Foreword

I have pleasure in introducing this year’s All Wales Perinatal Survey. Since 1993 health practitioners and service managers have been able to access a detailed surveillance report of stillbirth, neonatal and infant mortality in Wales. Analysis of the data presented in the annual survey assists in developing greater understanding of the factors that increase the risk of death in late foetal life and infancy, with the anticipation this will lead to improved outcomes. Unfortunately, as the reports over successive years have shown there remain many unknowns in relation to perinatal deaths. The 2015 data, set out in this report, indicate the cause of perinatal death was unknown in 44% and was missing in 6% of cases, in other words the cause of half of the deaths recorded remains a mystery.

Following the one day inquiry on stillbirth conducted by the National Assembly for Wales (report published in February 2013), a national stillbirth working group was established to coordinate improvement work in NHS Wales. Page 25 sets out the range of activities being undertaken by the national group. The data from this annual survey assists the work of this group in understanding where to focus its attention. The work of the national stillbirth group was only at an early stage when this survey was conducted but it is hoped that in future years the outputs from this work will lead to significant changes in perinatal mortality. Having said this, it is pleasing to note that the stillbirth rate in 2015 was lower than the previous year, standing at a rate 4.12 per 1000 live births (excluding late terminations) compared to 4.64 in 2014.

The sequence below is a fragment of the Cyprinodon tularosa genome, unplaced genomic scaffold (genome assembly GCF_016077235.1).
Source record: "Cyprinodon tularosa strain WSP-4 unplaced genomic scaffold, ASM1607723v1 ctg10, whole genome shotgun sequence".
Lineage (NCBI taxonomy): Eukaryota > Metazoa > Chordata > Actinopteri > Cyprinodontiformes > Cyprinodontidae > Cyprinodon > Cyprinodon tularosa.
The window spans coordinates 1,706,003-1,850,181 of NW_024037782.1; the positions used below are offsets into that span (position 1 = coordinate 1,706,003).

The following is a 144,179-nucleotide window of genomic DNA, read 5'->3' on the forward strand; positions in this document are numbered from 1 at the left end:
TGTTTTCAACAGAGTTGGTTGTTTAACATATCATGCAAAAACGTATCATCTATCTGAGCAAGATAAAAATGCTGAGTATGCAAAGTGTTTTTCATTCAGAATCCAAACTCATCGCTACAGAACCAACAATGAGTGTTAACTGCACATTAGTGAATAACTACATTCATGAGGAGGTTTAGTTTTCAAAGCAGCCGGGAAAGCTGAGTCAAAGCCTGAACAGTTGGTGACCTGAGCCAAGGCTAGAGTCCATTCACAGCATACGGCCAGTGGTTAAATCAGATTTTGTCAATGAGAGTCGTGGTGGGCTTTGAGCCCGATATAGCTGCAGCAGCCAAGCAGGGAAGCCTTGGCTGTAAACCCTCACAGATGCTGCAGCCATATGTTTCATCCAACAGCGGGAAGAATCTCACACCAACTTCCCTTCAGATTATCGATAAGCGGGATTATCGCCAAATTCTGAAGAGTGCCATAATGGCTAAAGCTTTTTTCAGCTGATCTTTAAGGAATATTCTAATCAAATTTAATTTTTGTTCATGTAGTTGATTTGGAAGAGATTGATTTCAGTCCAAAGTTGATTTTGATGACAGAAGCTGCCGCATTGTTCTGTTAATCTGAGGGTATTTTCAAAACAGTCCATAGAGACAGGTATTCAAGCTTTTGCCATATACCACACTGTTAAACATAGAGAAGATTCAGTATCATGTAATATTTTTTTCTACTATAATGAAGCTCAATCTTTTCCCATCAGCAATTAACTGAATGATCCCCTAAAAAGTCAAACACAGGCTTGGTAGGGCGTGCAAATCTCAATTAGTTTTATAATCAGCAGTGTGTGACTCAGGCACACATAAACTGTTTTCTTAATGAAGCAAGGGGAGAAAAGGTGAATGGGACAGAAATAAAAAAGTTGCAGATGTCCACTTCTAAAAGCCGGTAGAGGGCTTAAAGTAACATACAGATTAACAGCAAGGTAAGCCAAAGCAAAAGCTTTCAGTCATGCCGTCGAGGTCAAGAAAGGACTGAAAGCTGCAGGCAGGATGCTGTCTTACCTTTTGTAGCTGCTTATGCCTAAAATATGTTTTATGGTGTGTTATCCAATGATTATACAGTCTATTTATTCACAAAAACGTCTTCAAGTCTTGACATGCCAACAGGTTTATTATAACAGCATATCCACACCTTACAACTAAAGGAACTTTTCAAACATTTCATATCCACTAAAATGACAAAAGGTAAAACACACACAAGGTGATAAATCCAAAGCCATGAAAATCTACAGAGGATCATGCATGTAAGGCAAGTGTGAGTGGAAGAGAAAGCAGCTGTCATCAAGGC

It is well understood that social deprivation is a key factor in stillbirth and neonatal mortality rates, leading to a significant gap in outcomes between the least and most deprived communities. Just over 25% of mothers in Wales live in the most deprived communities. The five year rolling rates for stillbirth reported here still shows this inequality of outcome, however, the gap is the smallest it has been in more than a decade. Similarly the neonatal mortality rate shows a steady downward trend but still with a marked social divide. While the narrowing of the gap is welcomed it shows there is much more to be done with the most deprived sections of the Welsh population.

The data in this survey is presented geographically by health board and hospital. It was reassuring to note that there are no significant differences in outcome for the different parts of Wales.

I would like to thank the researchers who have again the year produced this excellent resource. I warmly recommend this report to readers and encourage those involved in maternity and neonatal care services to look at the detail provided to help aid understanding on how to make improvements in outcome.

Professor Jean White

Chief Nursing Officer (Wales)

Chair of national stillbirth working group.